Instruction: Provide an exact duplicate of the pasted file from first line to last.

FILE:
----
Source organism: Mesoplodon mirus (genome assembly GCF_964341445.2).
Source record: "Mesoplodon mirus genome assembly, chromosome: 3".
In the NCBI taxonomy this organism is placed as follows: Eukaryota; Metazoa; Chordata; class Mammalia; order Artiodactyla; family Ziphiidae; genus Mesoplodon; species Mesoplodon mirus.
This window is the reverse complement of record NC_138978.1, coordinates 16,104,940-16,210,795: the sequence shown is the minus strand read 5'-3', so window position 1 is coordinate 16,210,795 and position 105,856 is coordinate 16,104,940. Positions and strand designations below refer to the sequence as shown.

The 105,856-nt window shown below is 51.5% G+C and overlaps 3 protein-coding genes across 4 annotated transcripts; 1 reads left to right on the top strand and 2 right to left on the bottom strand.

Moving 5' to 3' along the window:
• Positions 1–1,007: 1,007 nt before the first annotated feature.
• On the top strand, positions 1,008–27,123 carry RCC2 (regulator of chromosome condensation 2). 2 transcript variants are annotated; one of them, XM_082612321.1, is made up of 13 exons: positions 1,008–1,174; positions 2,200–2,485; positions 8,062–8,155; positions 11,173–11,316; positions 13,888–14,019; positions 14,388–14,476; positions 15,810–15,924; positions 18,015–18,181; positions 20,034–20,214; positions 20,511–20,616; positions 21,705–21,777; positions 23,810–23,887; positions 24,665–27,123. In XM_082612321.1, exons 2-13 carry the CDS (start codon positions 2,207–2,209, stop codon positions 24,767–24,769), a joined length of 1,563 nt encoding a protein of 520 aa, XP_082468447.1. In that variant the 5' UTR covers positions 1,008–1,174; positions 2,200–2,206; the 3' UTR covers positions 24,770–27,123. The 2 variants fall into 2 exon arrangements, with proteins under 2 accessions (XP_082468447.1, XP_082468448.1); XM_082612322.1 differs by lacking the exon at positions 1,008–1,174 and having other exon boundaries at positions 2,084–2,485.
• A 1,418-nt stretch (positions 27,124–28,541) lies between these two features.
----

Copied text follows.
Source organism: Mesoplodon mirus (genome assembly GCF_964341445.2).
Source record: "Mesoplodon mirus genome assembly, chromosome: 3".
In the NCBI taxonomy this organism is placed as follows: Eukaryota; Metazoa; Chordata; class Mammalia; order Artiodactyla; family Ziphiidae; genus Mesoplodon; species Mesoplodon mirus.
This window is the reverse complement of record NC_138978.1, coordinates 16,104,940-16,210,795: the sequence shown is the minus strand read 5'-3', so window position 1 is coordinate 16,210,795 and position 105,856 is coordinate 16,104,940. Positions and strand designations below refer to the sequence as shown.

The 105,856-nt window shown below is 51.5% G+C and overlaps 3 protein-coding genes across 4 annotated transcripts; 1 reads left to right on the top strand and 2 right to left on the bottom strand.

Moving 5' to 3' along the window:
• Positions 1–1,007: 1,007 nt before the first annotated feature.
• On the top strand, positions 1,008–27,123 carry RCC2 (regulator of chromosome condensation 2). 2 transcript variants are annotated; one of them, XM_082612321.1, is made up of 13 exons: positions 1,008–1,174; positions 2,200–2,485; positions 8,062–8,155; positions 11,173–11,316; positions 13,888–14,019; positions 14,388–14,476; positions 15,810–15,924; positions 18,015–18,181; positions 20,034–20,214; positions 20,511–20,616; positions 21,705–21,777; positions 23,810–23,887; positions 24,665–27,123. In XM_082612321.1, exons 2-13 carry the CDS (start codon positions 2,207–2,209, stop codon positions 24,767–24,769), a joined length of 1,563 nt encoding a protein of 520 aa, XP_082468447.1. In that variant the 5' UTR covers positions 1,008–1,174; positions 2,200–2,206; the 3' UTR covers positions 24,770–27,123. The 2 variants fall into 2 exon arrangements, with proteins under 2 accessions (XP_082468447.1, XP_082468448.1); XM_082612322.1 differs by lacking the exon at positions 1,008–1,174 and having other exon boundaries at positions 2,084–2,485.
• A 1,418-nt stretch (positions 27,124–28,541) lies between these two features.